SCO Group seeks to amend IBM suit a 3rd time
Utah's SCO Group, claiming it can show IBM copied 200,000 lines of its Unix code into the freely distributed Linux operating system, wants a federal judge to amend its lawsuit a third time.
The Lindon software company, which is suing the world's largest computer company for $5 billion, also asked U.S. District Judge Dale Kimball on Thursday to order IBM Chief Executive Samuel Palmisano to submit to deposition questioning about the alleged code theft.
SCO attorney Sean Eskovitz argued that Palmisano, then a vice president, has "personal knowledge of IBM's intent and motives" regarding its transition from Unix to Linux. "Mr. Palmisano is the person who spearheaded and executed this strategy," the lawyer charged.
Eskovitz noted that IBM had asked to depose SCO's CEO, Darl McBride, "and we intend to produce him. . . . I see no reason why IBM's CEO should be treated differently."
Big Blue's attorneys fired back, citing numerous internal SCO communications they said proved the company - or at least its corporate predecessor, Caldera - was fully aware and supportive of the code usage as far back as 2001.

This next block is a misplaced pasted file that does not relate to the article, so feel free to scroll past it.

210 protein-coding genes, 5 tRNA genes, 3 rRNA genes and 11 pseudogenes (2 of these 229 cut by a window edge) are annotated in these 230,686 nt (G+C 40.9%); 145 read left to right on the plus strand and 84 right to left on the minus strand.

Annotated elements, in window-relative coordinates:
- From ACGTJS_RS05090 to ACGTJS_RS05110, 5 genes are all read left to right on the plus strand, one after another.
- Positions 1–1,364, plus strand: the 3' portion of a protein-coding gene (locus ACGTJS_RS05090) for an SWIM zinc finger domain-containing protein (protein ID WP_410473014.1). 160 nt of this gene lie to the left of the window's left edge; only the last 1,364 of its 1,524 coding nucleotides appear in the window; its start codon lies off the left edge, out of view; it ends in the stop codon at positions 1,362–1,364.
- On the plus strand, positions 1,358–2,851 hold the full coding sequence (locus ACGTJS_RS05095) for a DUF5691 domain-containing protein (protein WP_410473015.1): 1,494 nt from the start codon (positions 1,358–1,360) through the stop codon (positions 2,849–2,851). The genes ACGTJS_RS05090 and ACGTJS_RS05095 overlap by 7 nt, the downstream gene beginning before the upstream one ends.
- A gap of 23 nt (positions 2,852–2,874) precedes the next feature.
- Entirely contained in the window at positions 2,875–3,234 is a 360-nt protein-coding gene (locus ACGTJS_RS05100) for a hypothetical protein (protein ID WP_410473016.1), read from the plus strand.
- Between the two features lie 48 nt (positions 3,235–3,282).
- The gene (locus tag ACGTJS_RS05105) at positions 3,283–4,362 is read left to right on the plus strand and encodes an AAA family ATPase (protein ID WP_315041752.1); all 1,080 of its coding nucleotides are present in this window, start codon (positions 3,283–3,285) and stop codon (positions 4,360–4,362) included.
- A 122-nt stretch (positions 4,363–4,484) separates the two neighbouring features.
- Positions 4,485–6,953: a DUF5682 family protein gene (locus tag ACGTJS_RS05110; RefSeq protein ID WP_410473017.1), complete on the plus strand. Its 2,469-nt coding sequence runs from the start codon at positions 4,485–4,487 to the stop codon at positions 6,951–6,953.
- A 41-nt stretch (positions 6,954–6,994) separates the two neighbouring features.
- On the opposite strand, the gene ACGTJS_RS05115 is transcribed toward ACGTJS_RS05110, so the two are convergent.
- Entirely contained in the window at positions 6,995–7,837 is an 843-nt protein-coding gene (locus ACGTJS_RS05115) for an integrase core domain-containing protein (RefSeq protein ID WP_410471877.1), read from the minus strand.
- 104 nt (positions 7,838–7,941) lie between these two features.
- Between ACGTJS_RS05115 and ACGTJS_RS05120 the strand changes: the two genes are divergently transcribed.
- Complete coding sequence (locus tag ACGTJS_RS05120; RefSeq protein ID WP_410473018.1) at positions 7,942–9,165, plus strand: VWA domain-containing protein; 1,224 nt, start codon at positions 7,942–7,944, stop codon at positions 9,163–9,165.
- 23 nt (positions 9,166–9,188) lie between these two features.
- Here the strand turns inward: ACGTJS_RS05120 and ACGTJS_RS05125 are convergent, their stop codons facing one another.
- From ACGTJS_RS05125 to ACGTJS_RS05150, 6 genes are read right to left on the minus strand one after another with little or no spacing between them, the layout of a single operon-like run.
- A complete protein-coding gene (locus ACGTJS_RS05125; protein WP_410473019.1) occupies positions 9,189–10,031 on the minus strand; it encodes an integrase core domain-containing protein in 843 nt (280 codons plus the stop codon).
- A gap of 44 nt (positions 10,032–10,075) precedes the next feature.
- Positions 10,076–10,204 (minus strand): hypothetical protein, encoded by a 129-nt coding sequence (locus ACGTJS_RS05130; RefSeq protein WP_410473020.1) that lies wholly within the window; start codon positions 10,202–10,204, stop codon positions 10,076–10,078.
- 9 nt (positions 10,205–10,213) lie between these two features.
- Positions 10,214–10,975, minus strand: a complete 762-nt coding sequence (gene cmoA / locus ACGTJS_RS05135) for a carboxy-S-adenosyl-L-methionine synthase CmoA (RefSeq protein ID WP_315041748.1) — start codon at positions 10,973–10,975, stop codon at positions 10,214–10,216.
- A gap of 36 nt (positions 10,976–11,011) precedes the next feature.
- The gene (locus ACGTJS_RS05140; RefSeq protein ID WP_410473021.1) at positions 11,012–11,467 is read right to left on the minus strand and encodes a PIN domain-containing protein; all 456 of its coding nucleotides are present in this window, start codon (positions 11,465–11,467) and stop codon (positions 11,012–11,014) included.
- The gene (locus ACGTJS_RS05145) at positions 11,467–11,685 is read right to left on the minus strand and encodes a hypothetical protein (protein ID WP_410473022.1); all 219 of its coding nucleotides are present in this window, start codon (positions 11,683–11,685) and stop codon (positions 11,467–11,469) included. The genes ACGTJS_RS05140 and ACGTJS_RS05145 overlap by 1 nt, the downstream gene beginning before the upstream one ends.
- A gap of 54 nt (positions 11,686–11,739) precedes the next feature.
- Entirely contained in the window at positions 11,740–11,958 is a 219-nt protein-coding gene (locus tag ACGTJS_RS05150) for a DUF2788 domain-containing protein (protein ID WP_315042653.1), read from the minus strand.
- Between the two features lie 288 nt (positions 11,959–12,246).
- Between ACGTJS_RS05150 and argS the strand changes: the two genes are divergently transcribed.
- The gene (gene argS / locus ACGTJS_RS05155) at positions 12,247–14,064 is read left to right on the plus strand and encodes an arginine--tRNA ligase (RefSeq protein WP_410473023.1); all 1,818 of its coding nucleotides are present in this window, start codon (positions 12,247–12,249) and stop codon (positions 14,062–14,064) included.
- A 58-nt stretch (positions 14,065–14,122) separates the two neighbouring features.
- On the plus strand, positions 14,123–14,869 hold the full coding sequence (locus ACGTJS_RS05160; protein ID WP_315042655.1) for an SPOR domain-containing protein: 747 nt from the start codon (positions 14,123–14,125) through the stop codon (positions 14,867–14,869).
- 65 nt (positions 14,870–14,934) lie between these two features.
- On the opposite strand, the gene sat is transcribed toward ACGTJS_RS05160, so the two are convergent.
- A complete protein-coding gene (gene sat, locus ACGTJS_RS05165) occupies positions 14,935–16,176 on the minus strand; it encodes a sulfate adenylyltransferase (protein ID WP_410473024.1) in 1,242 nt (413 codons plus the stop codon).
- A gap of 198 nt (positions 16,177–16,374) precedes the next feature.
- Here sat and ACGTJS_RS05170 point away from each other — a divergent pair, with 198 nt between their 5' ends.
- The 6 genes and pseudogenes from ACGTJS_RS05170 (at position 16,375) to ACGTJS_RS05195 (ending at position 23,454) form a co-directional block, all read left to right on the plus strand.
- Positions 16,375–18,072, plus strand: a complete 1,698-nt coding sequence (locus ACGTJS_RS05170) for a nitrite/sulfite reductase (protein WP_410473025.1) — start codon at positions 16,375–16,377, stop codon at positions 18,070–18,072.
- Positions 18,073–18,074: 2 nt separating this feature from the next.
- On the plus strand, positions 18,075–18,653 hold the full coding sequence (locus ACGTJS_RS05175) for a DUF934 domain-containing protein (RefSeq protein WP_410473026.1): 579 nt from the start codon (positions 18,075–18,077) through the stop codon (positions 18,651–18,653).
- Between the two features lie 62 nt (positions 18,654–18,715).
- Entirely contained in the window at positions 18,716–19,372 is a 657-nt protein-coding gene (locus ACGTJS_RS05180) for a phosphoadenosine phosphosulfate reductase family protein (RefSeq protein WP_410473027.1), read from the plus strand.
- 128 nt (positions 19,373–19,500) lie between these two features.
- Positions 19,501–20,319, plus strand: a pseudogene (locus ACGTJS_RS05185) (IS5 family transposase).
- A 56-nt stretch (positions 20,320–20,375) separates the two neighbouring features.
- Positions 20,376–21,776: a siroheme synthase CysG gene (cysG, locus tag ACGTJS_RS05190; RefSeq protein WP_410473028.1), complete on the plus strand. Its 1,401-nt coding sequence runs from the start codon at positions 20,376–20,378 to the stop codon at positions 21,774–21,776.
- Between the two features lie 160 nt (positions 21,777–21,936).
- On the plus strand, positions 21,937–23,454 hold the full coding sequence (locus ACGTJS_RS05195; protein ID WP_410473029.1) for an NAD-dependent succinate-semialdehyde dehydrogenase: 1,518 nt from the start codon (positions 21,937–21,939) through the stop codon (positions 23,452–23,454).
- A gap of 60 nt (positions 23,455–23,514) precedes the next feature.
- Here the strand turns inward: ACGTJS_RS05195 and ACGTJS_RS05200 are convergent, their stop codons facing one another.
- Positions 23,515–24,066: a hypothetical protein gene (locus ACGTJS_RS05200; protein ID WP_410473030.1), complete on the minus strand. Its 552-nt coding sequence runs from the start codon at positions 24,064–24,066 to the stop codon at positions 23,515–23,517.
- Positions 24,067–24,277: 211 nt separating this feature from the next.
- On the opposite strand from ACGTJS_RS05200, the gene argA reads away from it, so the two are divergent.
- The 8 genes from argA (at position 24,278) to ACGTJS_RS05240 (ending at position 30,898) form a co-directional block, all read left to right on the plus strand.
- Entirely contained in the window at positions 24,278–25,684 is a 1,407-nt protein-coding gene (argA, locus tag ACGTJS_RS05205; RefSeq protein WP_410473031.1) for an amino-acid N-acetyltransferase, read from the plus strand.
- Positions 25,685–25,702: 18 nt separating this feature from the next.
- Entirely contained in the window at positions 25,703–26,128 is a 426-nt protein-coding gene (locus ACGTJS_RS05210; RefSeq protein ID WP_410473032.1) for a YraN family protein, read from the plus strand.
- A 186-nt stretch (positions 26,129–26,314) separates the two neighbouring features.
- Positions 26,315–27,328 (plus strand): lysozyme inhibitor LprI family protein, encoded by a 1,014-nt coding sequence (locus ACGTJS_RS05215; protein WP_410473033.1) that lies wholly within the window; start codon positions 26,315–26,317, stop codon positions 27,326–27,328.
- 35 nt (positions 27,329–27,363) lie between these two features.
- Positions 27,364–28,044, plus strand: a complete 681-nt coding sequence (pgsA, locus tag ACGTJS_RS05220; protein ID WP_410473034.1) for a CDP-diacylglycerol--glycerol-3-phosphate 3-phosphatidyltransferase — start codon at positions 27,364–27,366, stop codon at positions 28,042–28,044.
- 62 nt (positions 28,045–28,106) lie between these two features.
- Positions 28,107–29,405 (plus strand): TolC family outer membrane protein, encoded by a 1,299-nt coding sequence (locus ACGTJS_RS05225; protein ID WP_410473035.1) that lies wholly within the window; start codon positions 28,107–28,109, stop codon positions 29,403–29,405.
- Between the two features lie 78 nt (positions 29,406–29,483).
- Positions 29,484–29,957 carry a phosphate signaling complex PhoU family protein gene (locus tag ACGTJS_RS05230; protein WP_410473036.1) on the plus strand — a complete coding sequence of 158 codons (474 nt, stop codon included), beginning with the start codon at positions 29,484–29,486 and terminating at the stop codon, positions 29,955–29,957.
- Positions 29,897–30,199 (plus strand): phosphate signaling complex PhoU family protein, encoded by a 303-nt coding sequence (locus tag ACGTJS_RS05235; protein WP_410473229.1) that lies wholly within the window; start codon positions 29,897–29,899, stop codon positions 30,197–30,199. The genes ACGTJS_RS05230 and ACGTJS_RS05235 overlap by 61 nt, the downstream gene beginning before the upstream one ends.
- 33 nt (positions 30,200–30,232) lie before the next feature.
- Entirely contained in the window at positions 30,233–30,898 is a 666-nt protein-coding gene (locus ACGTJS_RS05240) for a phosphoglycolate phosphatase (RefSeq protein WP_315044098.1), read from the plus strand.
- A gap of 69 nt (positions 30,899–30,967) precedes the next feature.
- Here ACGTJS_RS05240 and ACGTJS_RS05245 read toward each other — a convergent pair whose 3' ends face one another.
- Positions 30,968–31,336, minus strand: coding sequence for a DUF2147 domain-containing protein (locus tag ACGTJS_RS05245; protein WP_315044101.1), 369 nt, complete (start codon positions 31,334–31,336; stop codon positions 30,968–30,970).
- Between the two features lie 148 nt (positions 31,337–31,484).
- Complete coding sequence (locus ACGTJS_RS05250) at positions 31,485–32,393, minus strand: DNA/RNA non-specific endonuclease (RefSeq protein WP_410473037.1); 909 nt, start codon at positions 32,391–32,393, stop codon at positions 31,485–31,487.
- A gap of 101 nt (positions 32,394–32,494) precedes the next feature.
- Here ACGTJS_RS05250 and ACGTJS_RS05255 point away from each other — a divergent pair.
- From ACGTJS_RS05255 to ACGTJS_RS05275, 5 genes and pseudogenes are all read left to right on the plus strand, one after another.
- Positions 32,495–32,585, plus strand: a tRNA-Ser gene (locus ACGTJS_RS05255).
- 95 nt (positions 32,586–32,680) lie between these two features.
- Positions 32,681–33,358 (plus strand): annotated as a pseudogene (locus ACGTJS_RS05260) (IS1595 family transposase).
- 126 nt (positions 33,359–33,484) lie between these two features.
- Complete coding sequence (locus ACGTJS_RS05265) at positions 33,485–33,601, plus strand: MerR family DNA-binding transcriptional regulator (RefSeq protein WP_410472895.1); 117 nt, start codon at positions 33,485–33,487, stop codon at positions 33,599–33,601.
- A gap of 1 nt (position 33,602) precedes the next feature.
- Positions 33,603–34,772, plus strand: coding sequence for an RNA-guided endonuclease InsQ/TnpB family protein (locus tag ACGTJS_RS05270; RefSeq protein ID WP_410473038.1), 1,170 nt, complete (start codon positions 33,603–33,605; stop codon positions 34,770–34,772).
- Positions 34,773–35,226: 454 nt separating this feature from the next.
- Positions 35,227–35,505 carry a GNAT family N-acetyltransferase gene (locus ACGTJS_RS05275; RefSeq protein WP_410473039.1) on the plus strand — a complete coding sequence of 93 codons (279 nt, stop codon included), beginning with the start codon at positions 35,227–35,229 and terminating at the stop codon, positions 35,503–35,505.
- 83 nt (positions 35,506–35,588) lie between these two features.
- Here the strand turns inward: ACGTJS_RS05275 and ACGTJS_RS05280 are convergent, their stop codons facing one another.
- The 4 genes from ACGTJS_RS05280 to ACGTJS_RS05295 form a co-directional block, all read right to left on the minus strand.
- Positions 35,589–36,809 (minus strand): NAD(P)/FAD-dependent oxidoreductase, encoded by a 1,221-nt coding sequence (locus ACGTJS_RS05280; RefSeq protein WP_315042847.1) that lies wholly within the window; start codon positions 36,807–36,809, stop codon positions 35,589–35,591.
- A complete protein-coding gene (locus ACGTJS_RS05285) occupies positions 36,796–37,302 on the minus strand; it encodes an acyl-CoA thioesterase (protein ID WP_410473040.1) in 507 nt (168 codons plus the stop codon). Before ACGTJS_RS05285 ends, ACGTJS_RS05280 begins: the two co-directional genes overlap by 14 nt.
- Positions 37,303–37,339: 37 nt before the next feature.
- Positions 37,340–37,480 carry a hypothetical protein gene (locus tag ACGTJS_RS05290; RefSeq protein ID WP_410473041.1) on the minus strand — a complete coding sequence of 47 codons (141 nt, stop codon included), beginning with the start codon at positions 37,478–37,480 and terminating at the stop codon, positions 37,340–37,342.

As for forcing Palmisano's deposition, IBM attorney David Marriott said there were other top-level IBM executives that SCO could and should depose first.
"The SCO view of the world is that any CEO has complete knowledge of everything that goes on under him," Marriott said. "Mr. McBride is CEO of a company with a little over 100 employees. Mr. Palmisano is CEO of a company with over 300,000 employees."
At issue is the long-defunct Project Monterey, an effort initially drawing IBM, SCO and others into a common effort to create a single, Unix-like operating system. While the effort failed, IBM claims it incorporated SCO's SVR4 Unix code into its AIX on Power operating system under the project's umbrella.
Marriott said SCO officials knew that was the case since 2001. At one point, SCO and IBM jointly marketed AIX on Power as "AIX with Unixware."
SCO claimed its code-transfer evidence was discovered in documents obtained from IBM in the past half year. Eskovitz also argued the code usage was outside agreed boundaries, and that IBM knew this "but proceeded anyway."
Kimball did not say when he will rule on the motions. A trial is expected late this year or early next year.
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